According to one embodiment, it is highly desirable to have the refreshing process render the fabric load 22 sanitized, whereby the fabric load 22 is rendered free of microbial content, substantially free of microbial content, or having a reduced microbial content. When the fabric load 22 is to be sanitized, every component of the revitalization system in fluid communication with the chamber 26 and the fabric load 22 contained therein can be subject to sanitization measures that are directed at reducing or eliminating microbial content. The fluid delivery system represents one of the most critical areas for controlling microbial content, as the fluid delivery system introduces moisture into the fabric load 22 during the rehydration phase of the revitalization process. The rehydration of the fabric load 22 occurs as the final phase during the revitalization process and provides the fabric load 22 with its final appearance prior to wearing. Thus, the sanitization status of the components of the fluid delivery system will directly contribute to whether the fabric load 22 is in a sanitized condition after the rehydration phase.
Methods of reducing the microbial content include, but are not limited to: glutaraldehyde tanning, formaldehyde tanning at acidic pH, propylene oxide or ethylene oxide treatment, gas plasma sterilization, gamma radiation, electron beam processes, ultraviolet radiation, peracetic acid sterilization, thermal (heat or cold) treatment, chemical (antibiotics, microcides, cations, quaternary amine, etc.) treatment, mechanical (acoustic energy, structural disruption, filtration, etc.) treatment, coating the components/parts with silver or silver ions, ozone treatment, microtexturing the intersurface, and combinations thereof. When the sanitizing process includes applying heat or fluids, the sanitization can be controlled by controlling the amount and rate of heat application and fluid dispersion.
The components, such as the fluid tank 128, the fluid reservoir 132, the air entry chamber 134, the air flow channel 168/206, the fan(s) 136/208, the piezoelectric transducer 140, and various fluid flow controls 146, of the fluid delivery system that are accessible to air can be treated with conventional disinfectants, such as ozone (O3).
Alternative Preferred Embodiments that Employ Principles of Component Modularity:
Though the invention contemplates several embodiments that contain all the components necessary for fabric revitalization within a single enclosure, the present invention also contemplates a modular construction to achieve unification of the components necessary to carry out the disclosed process.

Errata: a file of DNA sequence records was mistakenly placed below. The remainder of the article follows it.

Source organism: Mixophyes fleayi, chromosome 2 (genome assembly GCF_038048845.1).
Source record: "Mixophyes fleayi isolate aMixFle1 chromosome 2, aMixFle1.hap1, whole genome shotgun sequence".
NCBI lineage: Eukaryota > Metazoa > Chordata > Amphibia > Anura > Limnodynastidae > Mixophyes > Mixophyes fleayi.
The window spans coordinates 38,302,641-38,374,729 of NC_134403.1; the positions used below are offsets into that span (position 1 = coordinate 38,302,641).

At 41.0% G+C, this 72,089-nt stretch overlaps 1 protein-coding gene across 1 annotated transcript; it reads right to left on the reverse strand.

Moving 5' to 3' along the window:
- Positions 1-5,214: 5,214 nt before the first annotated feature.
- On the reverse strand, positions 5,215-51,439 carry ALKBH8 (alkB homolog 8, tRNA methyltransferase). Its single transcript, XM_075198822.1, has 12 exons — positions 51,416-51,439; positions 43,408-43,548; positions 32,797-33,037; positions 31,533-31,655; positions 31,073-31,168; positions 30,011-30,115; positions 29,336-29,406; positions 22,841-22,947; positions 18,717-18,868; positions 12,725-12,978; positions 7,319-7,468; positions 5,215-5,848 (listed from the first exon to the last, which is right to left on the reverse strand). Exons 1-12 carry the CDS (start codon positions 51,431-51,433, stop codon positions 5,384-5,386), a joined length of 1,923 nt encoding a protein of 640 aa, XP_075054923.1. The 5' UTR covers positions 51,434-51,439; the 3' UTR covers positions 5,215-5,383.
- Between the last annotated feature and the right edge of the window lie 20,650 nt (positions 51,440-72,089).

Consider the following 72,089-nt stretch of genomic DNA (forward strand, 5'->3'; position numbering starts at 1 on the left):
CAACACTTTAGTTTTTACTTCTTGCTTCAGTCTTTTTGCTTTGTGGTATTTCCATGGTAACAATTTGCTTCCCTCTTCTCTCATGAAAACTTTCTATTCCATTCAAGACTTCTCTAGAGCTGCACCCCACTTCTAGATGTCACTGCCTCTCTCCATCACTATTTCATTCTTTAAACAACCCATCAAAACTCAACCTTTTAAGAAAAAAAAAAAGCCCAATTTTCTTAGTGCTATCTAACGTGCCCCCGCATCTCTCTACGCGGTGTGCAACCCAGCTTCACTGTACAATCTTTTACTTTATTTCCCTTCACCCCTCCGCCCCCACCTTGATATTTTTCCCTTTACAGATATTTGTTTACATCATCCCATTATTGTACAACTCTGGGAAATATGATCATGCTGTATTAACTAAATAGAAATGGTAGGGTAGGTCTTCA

With reference to
Referring particularly to
In one embodiment, the functional module 230 can comprise a fluid delivery system 235 and a fluid removal system 236 similar to the fluid delivery and fluid removal systems described above. The fluid delivery system 235 can be coupled to the interior 32 of the drum 30C via the first conduit 232A, and the fluid removal system 236 can be coupled to the interior 32 of the drum 30C via the second conduit 232A. In operation, the fluid delivery system 235 delivers one or more fluids to the drum 30C, and the fluid removal system 236 removes the one or more fluids from the drum 30C. If the enclosure 20 houses a fluid removal system, then the functional module 230 need not include the fluid removal system 236. The functional module 230 can also include a fluid recycling system 237 coupled to the fluid delivery system 235 and the fluid removal system 236. The fluid recycling system 237 receives recovered fluid from the fluid recovery system 236 and supplies the recovered fluid to the fluid delivery system 235 so that that the recovered fluid can be delivered back to the drum 30C. The fluid recycling system 237 can be configured to condition the recovered fluid in addition to transporting the recovered fluid from the fluid recovery system 236 to the fluid delivery system 235.
The principles of modularity and the attendant advantages of using a modular configuration for fabric processing machines in other contexts of fabric care are disclosed in U.S. patent application Ser. No. 10/971,671, filed Oct. 22, 2004, and U.S. patent application Ser. No. 10/027,160, filed Dec. 20, 2001, both entitled “Non-Aqueous Washing Apparatus and Method,” which are incorporated herein by reference in their entirety.
As illustrated in
The functional module 230 can include additional functionalilty. For example, an alternative functional module 230B illustrated in